140,000 mommies,grandmas,grampus,children and babies were incinerated in Hiroshima. Their daddies were out to war. How can you compare the two? Who approves these headlines?
on May 21,2013 | 11:05AM
kiragirl wrote:
What a stupid comparison. Why didn't they compare the casualties to determine which one was worse? I wonder what the families of the Hiroshima bombing feel?
on May 21,2013 | 11:08AM
kiragirl wrote:
They should have asked the families of the Hiroshima bombing which one was worse. Problem is they would have had to asked thousands of them. What an insensitive comparison!
on May 21,2013 | 11:11AM
cojef wrote:
Kudos to all the commenters so far! It is inappropriate to compare the devastation caused by man to that created by nature. Also loss of lives were so much more that was caused by man. The news reporter shows his insesnsitivity by the comparison. Shame on him.
on May 21,2013 | 11:53AM
artwork wrote:
What an ignorant, racist, attention-getting title for this article. Although I'm quite surprised, one can probably expect it out of Washington DC, but the Star Advertiser foolishly went along with it. Go figure?!
on May 21,2013 | 11:54AM
cojef wrote:
Oops! sent for approval for being critical of news reporter for comparing the devastion caused by man and that created by nature. On one side we have death and destruction caused by man and the other by nature. Also the comparison show poor taste as lives taken were over 120,000 people, while nature, so far 24.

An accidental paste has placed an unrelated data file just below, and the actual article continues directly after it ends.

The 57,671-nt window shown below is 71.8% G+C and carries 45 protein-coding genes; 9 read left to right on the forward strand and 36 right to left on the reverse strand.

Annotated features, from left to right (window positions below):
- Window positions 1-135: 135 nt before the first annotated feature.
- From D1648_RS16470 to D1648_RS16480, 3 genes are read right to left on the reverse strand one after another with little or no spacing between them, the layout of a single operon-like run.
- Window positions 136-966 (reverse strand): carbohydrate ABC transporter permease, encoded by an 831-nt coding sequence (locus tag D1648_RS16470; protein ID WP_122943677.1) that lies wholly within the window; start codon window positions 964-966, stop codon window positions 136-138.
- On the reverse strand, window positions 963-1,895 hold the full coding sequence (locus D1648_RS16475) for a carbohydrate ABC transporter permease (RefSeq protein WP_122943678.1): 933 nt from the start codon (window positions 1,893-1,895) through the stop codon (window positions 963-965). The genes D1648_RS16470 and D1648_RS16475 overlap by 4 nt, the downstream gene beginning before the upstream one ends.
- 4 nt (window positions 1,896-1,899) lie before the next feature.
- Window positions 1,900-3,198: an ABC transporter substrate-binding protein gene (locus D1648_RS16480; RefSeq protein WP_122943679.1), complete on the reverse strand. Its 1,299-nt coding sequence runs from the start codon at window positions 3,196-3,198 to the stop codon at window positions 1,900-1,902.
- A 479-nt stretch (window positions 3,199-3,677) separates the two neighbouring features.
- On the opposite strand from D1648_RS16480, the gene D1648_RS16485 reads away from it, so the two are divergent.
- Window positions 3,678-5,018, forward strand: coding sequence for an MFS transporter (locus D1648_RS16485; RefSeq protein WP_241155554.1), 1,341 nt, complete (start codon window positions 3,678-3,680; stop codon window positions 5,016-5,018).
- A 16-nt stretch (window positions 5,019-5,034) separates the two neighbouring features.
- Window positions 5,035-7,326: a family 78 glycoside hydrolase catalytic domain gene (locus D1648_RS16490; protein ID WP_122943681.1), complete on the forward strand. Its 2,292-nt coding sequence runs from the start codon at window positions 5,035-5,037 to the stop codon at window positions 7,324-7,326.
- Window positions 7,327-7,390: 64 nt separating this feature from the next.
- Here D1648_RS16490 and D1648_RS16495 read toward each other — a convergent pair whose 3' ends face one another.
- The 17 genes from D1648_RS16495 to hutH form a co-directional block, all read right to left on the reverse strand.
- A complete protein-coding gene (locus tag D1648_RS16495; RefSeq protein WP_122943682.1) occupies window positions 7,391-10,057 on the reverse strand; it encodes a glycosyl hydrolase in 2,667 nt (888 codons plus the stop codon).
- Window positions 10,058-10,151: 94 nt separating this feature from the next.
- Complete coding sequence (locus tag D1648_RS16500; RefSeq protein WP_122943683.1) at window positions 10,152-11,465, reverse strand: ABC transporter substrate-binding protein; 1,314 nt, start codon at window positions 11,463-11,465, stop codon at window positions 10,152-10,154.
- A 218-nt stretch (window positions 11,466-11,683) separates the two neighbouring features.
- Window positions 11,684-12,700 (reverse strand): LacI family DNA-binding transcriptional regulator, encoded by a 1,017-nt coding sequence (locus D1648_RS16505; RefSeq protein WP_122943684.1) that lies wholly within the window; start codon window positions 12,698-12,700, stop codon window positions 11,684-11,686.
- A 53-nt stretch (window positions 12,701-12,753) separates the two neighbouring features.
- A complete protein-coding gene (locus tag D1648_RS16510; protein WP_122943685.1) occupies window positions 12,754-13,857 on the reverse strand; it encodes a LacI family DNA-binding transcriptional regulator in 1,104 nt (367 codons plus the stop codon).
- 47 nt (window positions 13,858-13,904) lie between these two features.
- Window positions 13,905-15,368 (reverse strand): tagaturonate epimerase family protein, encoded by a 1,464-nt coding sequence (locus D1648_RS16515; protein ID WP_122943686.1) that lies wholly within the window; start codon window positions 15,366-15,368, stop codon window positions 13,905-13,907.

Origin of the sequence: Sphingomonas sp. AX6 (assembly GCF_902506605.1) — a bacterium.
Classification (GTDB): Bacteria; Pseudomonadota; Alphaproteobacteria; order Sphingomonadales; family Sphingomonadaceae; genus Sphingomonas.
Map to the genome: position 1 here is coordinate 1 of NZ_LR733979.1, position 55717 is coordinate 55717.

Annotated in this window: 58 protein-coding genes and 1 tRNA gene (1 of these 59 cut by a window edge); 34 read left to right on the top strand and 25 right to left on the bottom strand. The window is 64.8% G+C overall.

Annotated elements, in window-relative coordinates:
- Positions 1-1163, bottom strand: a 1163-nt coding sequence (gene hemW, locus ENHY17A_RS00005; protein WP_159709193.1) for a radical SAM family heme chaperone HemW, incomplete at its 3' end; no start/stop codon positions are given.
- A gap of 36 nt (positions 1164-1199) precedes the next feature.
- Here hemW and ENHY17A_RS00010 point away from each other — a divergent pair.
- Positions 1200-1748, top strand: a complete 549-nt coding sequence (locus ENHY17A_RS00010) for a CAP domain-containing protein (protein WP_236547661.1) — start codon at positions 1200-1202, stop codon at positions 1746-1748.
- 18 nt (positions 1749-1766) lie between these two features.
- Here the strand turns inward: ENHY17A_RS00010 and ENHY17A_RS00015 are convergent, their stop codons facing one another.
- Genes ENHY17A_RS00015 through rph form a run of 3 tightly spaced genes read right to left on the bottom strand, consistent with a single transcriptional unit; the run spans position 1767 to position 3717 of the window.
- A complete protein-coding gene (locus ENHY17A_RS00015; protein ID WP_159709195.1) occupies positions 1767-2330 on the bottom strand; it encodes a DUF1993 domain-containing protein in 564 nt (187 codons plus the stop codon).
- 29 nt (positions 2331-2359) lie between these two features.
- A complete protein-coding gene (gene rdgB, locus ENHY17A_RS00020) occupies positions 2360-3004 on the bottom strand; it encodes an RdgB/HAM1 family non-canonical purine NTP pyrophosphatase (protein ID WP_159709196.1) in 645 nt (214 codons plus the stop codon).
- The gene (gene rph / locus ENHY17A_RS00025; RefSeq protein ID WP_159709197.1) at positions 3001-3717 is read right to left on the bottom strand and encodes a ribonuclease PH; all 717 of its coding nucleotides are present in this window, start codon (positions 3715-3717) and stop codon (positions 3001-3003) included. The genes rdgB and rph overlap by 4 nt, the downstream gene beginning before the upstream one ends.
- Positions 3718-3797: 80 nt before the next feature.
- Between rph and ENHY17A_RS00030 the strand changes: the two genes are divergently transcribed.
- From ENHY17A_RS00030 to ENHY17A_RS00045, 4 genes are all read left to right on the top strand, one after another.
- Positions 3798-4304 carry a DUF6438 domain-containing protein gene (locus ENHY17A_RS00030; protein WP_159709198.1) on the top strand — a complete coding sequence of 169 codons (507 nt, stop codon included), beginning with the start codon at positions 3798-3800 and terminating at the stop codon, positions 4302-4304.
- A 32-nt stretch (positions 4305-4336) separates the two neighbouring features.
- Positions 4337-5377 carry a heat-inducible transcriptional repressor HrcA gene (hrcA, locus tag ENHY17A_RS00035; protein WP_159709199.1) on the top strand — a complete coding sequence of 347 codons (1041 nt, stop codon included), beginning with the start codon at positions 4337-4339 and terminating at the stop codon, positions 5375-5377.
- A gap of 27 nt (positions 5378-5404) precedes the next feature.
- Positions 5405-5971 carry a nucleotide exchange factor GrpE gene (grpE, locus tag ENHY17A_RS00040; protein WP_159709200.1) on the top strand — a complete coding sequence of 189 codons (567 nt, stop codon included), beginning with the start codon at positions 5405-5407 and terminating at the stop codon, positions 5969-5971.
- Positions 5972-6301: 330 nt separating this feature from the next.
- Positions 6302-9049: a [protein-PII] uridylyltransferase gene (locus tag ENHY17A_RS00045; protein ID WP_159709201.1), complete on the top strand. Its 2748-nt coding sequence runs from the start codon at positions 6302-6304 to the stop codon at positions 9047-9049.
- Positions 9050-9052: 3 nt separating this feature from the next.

on May 21,2013 | 11:57AM
honopic wrote:
I know the feeling, cojef. Thinking about changing my screen name to sentforapproval.
on May 21,2013 | 01:34PM
IAmSane wrote:
ITT: People who didn't read the article.

"Several meteorologists contacted by The Associated Press used real time measurements to calculate the energy released during the storm's life span of almost an hour. Their estimates ranged from 8 times to more than 600 times the power of the Hiroshima bomb with more experts at the high end."
on May 21,2013 | 01:43PM
niimi wrote:
But the bomb killed hundreds of thousands of people and sickened still more.
on May 21,2013 | 02:02PM
Mei mei wrote:
very poor comparison... c'mon lets have some tact here!!
on May 21,2013 | 03:53PM
NanakuliBoss wrote:
Seth Borenstein, AP, Science Writer? No wonder AP got wiretapped!
on May 21,2013 | 04:08PM
Iuki wrote:
Silly to compare the tornado in Oklahoma to the bomb that destroyed Hiroshima. The tornado did not leave behind nuclear radiation that made people's skin fall off as they died horrible deaths. It did not make people unable to ever create or bear children. And so on. Two different terrible things, but not comparable.
on May 21,2013 | 04:16PM
Michele007 wrote:
I agree, stupid and insensitive comparison.
on May 21,2013 | 04:19PM
Hapa_Haole_Boy wrote:
But the tornado did not, is not still, nor will it cause radiation damage affecting millions of people. This article needs to be removed for serious lapses of credibility, and huge amounts of imbecility. Seriously.
on May 21,2013 | 04:36PM